...and as for the banks - well in case you haven't woken up to the fact yet, the problem in the banks is a pre-cursor to all our future financial woes. You think this contract cancellation is bad - you wait until everything North of Watford is shut down because the spiral of decline in credit. You won't be crying about 500 redundancies then - try 5 million!

  • Comment number 82.

    uk_abz_scot wrote:

    "What do we need a warm water fleet, a desert army and Trident for? Delusions of grandeur! Our politicians (supported and encouraged by the press and people living in the past)."

    A valid question - but not necessarily anwered as you assume. In a country as small as the UK and with the rapidity of movement and striking range available to modern forces, it is better for us to be able to confront an enemy on his doorstep rather than have to wait for his fleet to be operating in the Channel and his ground-based forces in the Home Counties. Nothing to do with delusions of grandeur - just a given if you want a meaningful defence.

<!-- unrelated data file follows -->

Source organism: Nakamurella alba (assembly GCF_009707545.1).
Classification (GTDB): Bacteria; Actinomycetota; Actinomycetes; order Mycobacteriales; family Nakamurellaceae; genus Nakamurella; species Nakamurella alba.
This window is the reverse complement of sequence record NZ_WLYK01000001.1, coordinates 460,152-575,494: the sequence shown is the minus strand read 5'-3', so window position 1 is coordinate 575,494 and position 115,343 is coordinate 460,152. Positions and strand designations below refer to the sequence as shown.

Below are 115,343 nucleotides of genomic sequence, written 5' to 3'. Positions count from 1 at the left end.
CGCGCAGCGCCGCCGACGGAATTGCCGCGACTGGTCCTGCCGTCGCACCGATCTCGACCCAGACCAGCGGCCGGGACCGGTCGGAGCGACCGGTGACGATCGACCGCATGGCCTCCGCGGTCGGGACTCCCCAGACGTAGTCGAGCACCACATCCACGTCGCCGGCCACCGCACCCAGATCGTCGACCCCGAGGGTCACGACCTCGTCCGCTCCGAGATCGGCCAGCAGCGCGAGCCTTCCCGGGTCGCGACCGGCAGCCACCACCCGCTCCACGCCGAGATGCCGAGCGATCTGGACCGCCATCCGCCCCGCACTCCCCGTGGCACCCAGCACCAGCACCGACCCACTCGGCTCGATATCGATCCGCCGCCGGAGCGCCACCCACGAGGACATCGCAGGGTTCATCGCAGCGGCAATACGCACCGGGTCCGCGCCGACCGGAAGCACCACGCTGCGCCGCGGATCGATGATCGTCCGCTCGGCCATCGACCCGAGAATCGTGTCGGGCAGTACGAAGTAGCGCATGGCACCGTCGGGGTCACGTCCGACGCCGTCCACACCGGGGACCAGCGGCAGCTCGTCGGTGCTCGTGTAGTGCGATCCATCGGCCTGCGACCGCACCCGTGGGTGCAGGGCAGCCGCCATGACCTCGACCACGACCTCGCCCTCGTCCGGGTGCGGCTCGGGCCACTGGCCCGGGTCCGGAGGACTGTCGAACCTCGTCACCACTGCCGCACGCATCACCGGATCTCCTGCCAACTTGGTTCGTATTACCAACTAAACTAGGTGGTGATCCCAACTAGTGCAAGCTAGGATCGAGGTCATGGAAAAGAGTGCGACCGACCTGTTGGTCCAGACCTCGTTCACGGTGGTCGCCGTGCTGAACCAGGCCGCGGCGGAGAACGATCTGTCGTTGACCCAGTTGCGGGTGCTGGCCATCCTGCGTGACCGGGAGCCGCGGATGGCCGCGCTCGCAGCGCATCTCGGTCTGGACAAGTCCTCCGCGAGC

• Comment number 83.

    #77 Raul_Magister
    "Good defence policy should be based on preparing for the worst - not hoping for the best."

    ...so what about Japan - how many times have they been invaded since they turned to Pacifism?

    What about the hundreds of small nations that have survived quite nicely in the world without a great military?

    The ONLY reason this country insists on 'playing war' is because it fear reparations for all the harm it's done to the world in the past.

    Read uk_abz_scot on #75 - he sums it up quite nicely.

    If there is a war, we the people will stand up and fight, we don't need a ready armed forces to defend against a non-existent enemy.

    Your argument is the same that the NRA uses for gun ownership in the states "You need to be armed in case your bugular is"
    ...whats the result? More people are shot by members of their own families in the dark thinking they're burgulars - and the criminals just get bigger guns anyway.

    Do tell me - how does a new aircraft carrier defeat the Taliban in the hills of Afghanistan?

    How does a new Aircraft carrier stop North Korea / Iran developing Nuclear weapons?